- Richard Yu, head of Huawei's smartphone business, has been named to also lead the company's young cloud and artificial intelligence unit.
- Yu turned Huawei into a company that designed and made phones for other brands into one of the world's top smartphone vendors in just a few years.
- Huawei's smartphone business has been in decline due to U.S. sanctions.
- Yu will be tasked with deciding what comes next for Huawei's smartphone business but also trying to turn the company into a cloud computing and artificial intelligence giant.
GUANGZHOU, China — Richard Yu, head of Huawei's smartphone business, has been selected to also lead the company's young cloud and artificial intelligence unit, a source with direct knowledge of the matter told CNBC, just as the handset division faces an uncertain future.
Yu turned Huawei into a company that designed and made phones for other brands into one of the world's top smartphone vendors in just a few years. After a brief time as the top smartphone maker in the world, Huawei's handset business has been in decline due to U.S. sanctions.
The executive, who has been at Huawei for nearly three decades, will start his post as head of the cloud and AI business on Feb. 7, the source said.
Neither Huawei nor Yu was immediately available for comment.
Moving a successful veteran to this business unit, which was created last year, highlights the areas where Huawei sees its future as some of its businesses, in particular smartphones, continue to feel the heat from U.S. pressure.
"Richard has a proven track record in Huawei from various posts. I believe there will be greater synergy between smartphones and cloud computing with him onboard with additional responsibility," said the source, who was not authorized to speak publicly.
Yu's appointment comes at a time of flux for Huawei. He will be tasked with deciding what comes next for Huawei's smartphone business but also with trying to turn the company into a cloud computing and artificial intelligence giant, competing with rivals such as Alibaba, Tencent and Baidu.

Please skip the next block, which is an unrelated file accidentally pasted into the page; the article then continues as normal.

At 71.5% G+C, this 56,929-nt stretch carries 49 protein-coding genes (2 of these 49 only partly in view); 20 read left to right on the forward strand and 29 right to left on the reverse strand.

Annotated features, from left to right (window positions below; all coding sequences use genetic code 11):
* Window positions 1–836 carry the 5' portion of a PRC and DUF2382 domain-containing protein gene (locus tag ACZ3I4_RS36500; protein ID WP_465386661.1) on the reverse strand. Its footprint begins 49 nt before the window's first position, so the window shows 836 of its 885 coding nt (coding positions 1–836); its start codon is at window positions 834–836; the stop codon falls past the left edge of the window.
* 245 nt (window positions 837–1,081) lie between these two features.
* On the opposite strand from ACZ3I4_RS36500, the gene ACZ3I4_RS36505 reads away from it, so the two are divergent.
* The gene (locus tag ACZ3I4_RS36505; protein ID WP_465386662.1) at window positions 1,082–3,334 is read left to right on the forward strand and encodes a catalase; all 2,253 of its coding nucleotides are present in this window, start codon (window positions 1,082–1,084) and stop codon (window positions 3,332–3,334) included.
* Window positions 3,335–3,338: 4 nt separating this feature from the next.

Under the Trump administration, Huawei was labeled a national security threat. Washington alleged the company's networking equipment could be used by Beijing to spy on Americans. Huawei repeatedly denied allegations that it poses a national security threat.
But Washington hit the company with a number of sanctions. In 2019, Huawei was put on a U.S. blacklist called the Entity List, which restricted American firms from exporting certain software and components to the company. This led to Google cutting ties and stopping Huawei from using a licensed version of its Android mobile operating system.
The U.S. also moved to cut Huawei off from key chip supplies.
As a result, Huawei has seen its smartphone market share plunge outside of China, effectively slowing its growing business. Huawei's consumer division, which includes smartphones, was its biggest by revenue in 2019.
Huawei was forced to sell off its budget smartphone brand Honor in November in order for that to survive, though it is no longer owned by the Chinese tech giant. And on Monday, Reuters reported that Huawei is in talks to sell its premium Mate and P brands of smartphones. Huawei said there "is no merit to these rumors" and that it remains "fully committed" to the smartphone business.